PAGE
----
Buffett’s Berkshire May Buy Rest of Wesco Financial, National Indemnity

By | August 26, 2010

Warren Buffett’s Berkshire Hathaway Inc. announced plans to buy the 19.9 percent it does not own of Wesco Financial Corp., a company run by Berkshire Vice Chairman Charlie Munger, in a transaction now valued at about $514 million.

Wesco shares closed 11.8 percent higher, rising $38.25 to $363.00 on the American Stock Exchange, after Berkshire revealed the proposal in a U.S. Securities and Exchange Commission filing early Thursday afternoon.

The companies have yet to agree on a transaction or its timing, Berkshire said.

Based in Pasadena, California, Wesco has three main businesses: insurance, through its Wesco-Financial Insurance Co. (including the National Indemnity group of insurers) and Kansas Bankers Surety Co. units; furniture rental, through its Cort Business Services Corp. unit; and steel, through its Precision Steel Warehouse Inc. unit.

Berkshire acquired its 80.1 percent stake in Wesco more than 30 years ago. Munger, 86, has been Wesco’s chairman and chief executive since 1984, and Berkshire’s vice chairman since 1978. Buffett turns 80 on Monday.

“Charlie Munger is 86 and won’t be chairman forever, and it may be time to simplify the company and collapse it into Berkshire,” said James Armstrong, president of Henry H. Armstrong Associates in Pittsburgh, who oversees $400 million and owns Berkshire stock. “It is essentially a Berkshire unit already, so a full takeover is not enough to move the needle, but it saves money for Wesco not to remain public.”

In Thursday’s filing, Omaha, Nebraska-based Berkshire said it decided on Aug. 25 to propose a takeover, in which it would swap Class B shares or cash valued at Wesco’s book value per share in exchange for Wesco stock.

Wesco’s book value, measuring assets minus liabilities, was about $353 per share on June 30, a regulatory filing shows. First-half profit rose 33 percent to $43.6 million, or $6.12 per share, on revenue of $388.9 million.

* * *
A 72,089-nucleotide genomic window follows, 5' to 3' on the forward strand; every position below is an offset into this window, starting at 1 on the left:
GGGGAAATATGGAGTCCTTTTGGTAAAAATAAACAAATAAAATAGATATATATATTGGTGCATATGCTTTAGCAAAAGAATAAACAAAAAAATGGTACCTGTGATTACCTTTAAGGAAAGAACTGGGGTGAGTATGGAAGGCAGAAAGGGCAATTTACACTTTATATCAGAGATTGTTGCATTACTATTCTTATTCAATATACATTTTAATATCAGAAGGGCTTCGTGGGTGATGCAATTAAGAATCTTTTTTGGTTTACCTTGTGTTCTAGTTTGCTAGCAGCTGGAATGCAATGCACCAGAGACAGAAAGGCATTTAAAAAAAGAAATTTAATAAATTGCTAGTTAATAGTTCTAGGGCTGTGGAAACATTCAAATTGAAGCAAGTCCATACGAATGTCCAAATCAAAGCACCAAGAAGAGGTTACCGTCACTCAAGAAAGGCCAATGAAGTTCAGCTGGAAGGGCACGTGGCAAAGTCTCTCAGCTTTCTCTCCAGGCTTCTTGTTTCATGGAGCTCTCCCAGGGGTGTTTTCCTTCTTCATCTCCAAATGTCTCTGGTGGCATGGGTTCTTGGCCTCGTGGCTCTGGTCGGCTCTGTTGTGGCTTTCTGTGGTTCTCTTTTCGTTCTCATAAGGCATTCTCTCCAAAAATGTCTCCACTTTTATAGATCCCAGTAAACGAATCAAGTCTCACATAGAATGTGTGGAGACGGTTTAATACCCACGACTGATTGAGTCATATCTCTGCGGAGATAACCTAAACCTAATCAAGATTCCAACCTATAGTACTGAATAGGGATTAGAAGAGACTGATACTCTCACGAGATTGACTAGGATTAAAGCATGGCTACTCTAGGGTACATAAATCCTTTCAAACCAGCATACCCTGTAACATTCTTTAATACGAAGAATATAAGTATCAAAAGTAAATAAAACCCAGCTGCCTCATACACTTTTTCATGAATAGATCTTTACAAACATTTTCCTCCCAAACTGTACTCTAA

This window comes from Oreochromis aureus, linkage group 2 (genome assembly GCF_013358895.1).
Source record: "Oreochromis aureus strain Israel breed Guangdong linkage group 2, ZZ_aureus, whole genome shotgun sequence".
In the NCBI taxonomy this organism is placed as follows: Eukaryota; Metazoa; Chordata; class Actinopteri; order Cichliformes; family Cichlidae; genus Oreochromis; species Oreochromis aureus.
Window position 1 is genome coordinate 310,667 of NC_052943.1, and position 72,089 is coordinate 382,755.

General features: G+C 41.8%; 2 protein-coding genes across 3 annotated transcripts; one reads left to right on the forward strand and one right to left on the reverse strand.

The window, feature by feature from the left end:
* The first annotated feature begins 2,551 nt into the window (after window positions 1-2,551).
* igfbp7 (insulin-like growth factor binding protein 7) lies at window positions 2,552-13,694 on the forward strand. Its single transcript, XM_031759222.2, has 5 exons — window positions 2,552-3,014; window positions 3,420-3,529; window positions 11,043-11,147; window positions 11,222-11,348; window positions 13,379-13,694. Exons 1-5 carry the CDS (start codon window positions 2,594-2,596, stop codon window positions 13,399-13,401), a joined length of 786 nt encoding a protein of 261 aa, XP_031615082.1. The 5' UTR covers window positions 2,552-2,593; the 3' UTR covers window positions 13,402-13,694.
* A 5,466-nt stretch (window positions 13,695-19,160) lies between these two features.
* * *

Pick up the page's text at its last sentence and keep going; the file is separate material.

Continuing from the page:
“I welcome the news,” said Frank Betz, a principal at Carret/Zane Capital Management LLP, which invests $800 million and owns Berkshire stock.

“The more commitments Buffett can make to put Berkshire on autopilot for after his departure leaves the company in better shape for its shareholders,” Betz went on. “Buffett also has an ongoing problem with deploying all of Berkshire’s cash.”

Wesco and Berkshire did not immediately return calls for comment. Berkshire owns about 80 businesses, and ended June with $27.95 billion of cash.

Buffett last used Class B shares in an acquisition in February, when Berkshire paid $26.5 billion to buy the railroad company Burlington Northern Santa Fe Corp.

Bill Gates, the Microsoft Corp. co-founder and Berkshire director, owns 1.26 percent of Wesco shares, Thursday’s filing said.

The transaction requires approvals by the companies’ boards and by a majority of Wesco shares not owned by Berkshire.

Wesco’s annual shareholder meetings would likely end. Armstrong recalled that Munger at May’s meeting said Berkshire might acquire all of Wesco “sooner than you think.”

Berkshire Class A shares closed Thursday down $673 at $114,433, and its Class B shares fell 43 cents to $76.37.

(Reporting by Jonathan Stempel; editing by Andre Grenon, Bernard Orr and Matthew Lewis)

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